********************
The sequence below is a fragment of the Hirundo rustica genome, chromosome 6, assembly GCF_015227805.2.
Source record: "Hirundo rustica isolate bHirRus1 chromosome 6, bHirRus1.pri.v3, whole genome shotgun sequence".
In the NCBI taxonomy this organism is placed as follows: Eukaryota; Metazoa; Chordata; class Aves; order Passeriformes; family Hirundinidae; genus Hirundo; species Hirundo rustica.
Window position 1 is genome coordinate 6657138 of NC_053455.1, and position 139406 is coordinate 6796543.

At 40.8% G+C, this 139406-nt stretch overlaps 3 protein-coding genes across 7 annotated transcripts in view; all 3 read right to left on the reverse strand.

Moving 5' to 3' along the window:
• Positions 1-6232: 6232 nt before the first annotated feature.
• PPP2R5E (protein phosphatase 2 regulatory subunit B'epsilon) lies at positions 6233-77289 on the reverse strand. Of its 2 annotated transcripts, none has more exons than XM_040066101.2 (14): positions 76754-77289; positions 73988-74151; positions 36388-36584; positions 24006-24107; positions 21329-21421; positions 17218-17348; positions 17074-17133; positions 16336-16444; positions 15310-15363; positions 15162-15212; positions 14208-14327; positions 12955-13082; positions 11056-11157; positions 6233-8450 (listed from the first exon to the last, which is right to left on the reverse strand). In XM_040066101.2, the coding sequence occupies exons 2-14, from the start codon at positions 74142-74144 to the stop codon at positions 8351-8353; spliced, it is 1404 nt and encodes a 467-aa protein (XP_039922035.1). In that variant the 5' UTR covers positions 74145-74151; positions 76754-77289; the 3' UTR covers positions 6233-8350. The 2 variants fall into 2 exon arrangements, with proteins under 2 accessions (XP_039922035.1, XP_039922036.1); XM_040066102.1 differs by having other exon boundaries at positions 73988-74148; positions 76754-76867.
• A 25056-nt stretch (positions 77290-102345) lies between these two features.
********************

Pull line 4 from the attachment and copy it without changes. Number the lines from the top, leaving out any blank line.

Window position 1 is genome coordinate 6657138 of NC_053455.1, and position 139406 is coordinate 6796543.